Luckily for us, the new covenant (or new testament) that Jesus forged between God and all people means that he has the same responsibility to all of us that he once had towards only the Israelites. No more holy wars, no more smiting, just salvation.

    I've heard the universal salvation idea before, and I think it's beautiful but I have one problem with it. If everyone is guaranteed salvation, regardless of the choices we make or the lives we lead, then where does free will come into the equation? (I'm assuming that's what you meant, correct me if I'm wrong) If we're all bound to the same fate, do we have free will at all, for the things that really matter?

  5. The covenant theory is very interesting, and in many ways does reconcile the portrayal of God in the Old Testament with His portrayal in the New Testament.

    That said, there doesn't seem to me to be all that big a difference between the fundamental characteristics of the two covenants, at least if you go with the traditional interpretation of the New Covenant. The Mosaic covenant was very legalistic, and like any legal system, there were consequences when the laws were broken. The Messianic covenant was much less legalistic, though, if you go with the traditional interpretation, just as black and white--i.e., you don't accept Christ as Lord and Savior, you go to hell. Just a thought.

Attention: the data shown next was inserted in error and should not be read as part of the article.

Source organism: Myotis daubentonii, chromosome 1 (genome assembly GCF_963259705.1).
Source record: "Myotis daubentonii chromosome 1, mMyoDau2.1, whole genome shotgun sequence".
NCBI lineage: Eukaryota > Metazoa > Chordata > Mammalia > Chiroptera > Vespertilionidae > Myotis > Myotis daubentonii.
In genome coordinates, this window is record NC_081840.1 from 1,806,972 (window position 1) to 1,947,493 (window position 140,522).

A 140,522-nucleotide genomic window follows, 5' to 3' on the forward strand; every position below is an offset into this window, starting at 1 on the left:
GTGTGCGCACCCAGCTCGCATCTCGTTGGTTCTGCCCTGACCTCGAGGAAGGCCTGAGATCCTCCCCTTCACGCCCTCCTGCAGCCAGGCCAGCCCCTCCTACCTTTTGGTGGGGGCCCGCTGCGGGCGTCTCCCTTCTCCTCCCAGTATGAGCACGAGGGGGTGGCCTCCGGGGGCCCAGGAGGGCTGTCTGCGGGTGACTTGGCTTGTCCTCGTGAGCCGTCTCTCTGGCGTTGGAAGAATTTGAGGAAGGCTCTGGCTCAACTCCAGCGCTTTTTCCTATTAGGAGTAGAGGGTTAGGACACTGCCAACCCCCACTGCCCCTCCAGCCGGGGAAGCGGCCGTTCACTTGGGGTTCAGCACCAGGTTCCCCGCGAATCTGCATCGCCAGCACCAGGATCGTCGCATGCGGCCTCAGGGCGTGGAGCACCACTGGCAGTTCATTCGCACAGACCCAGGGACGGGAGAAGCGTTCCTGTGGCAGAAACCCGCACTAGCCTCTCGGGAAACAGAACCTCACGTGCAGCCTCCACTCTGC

I do completely agree with Jackie--I think the Israelite nation used "we are the chosen people of God" to get away with murder, literally and figuratively. I do NOT think that the Mosaic covenant had anything to do with the violations committed by the Israelite nation. Now and back then, a group of worshipers claiming "God's will" to justify atrocious actions and attitudes is not new.